“Your highness,” the elder guard said, with a sweeping bow. The younger hastily bowed, as well.

“Ah, Third,” the woman said. “Who is this?”

The elder guard straightened, but did not reply; instead he stared straight ahead, stone-faced. The two attendants looked puzzled by his silence, glancing from him to their mistress.

She cocked her head to one side, so that a torrent of silky black hair spilled across her shoulder, then smiled. “My apologies – I had forgotten the date. Second, is it?”

“Yes, your highness.” The elder guard relaxed and smiled, then turned to his companion. “Allow me to present the Sixth of our order. Sixth, may I present her highness Princess Sharva, the granddaughter of our beloved Emperor.”

“Welcome to our household!” The woman rose to her feet with a single graceful movement, and held out her hand.

The younger guard stepped forward, knelt, and kissed her fingers. He was mildly surprised to see she wore no rings or bracelets, but naturally did not let that surprise show.

“Rise, guardsman!”

The Sixth obeyed, clicking his heels and coming to attention.

“So you’ve only just given up your name, and begun your tuition?” the princess asked.

“Yes, your highness,” he answered.

“You have thirty years of service ahead of you. That must be a daunting prospect.”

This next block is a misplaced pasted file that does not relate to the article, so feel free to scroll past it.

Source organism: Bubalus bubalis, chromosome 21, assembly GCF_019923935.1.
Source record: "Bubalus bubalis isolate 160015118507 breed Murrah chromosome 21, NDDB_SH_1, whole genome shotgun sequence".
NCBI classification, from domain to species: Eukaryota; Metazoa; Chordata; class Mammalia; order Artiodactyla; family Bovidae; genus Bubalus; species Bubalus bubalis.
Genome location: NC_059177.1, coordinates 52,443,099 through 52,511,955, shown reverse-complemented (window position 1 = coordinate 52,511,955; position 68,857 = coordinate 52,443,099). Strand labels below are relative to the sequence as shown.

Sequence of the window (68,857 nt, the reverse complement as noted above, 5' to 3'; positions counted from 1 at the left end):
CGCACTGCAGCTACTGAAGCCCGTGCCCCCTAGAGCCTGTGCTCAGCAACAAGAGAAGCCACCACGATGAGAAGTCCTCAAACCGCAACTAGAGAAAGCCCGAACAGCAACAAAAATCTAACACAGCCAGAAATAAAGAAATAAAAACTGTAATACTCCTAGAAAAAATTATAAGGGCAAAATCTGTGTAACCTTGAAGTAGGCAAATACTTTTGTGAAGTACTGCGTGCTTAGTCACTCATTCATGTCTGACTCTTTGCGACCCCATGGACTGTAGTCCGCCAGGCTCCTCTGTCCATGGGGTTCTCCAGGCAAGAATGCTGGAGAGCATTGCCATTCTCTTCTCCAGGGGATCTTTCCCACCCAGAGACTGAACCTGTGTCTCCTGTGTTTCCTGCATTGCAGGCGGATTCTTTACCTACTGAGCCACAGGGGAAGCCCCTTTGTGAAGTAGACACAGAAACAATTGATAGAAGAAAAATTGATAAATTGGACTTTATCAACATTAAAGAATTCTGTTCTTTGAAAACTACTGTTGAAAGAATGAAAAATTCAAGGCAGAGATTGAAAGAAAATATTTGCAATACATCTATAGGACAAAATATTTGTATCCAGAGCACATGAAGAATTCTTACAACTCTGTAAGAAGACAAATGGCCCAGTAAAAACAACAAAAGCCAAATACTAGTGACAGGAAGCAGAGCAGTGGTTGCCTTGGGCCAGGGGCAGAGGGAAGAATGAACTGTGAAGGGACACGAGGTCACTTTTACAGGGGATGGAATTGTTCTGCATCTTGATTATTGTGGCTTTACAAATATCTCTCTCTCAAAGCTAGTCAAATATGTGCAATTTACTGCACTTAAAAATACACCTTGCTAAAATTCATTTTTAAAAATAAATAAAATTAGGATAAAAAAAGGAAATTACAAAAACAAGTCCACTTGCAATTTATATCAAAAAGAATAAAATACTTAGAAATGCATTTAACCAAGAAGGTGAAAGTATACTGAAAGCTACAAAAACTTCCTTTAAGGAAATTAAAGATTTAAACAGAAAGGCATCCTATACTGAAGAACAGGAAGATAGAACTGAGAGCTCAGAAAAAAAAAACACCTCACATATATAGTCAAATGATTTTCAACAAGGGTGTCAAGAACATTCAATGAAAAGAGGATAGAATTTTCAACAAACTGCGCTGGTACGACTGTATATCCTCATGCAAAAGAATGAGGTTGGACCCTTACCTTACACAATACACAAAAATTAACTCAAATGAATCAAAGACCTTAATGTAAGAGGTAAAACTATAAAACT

“Not at all, your highness. I look forward to every minute of it.”

She smiled, then she turned her attention to the elder guard. “And why have the two of you come to see me today?”

“Primarily to present our new Sixth, your highness,” the Second said, with a wave at his protege. “It will be his duty to guard you in the event of any disturbance. But also, your highness, I came to report that there is a disturbance on the Promenade. As yet we do not believe there is any danger, to you or anyone else, but matters may develop quickly. It’s possible that it may become advisable to leave your apartments on short notice, so we ask that you do not involve yourself in anything that would make a quick departure inconvenient – a bath, for example.”

The two attendants exchanged worried glances, but neither of them spoke. They had not said a word since the guard’s knock.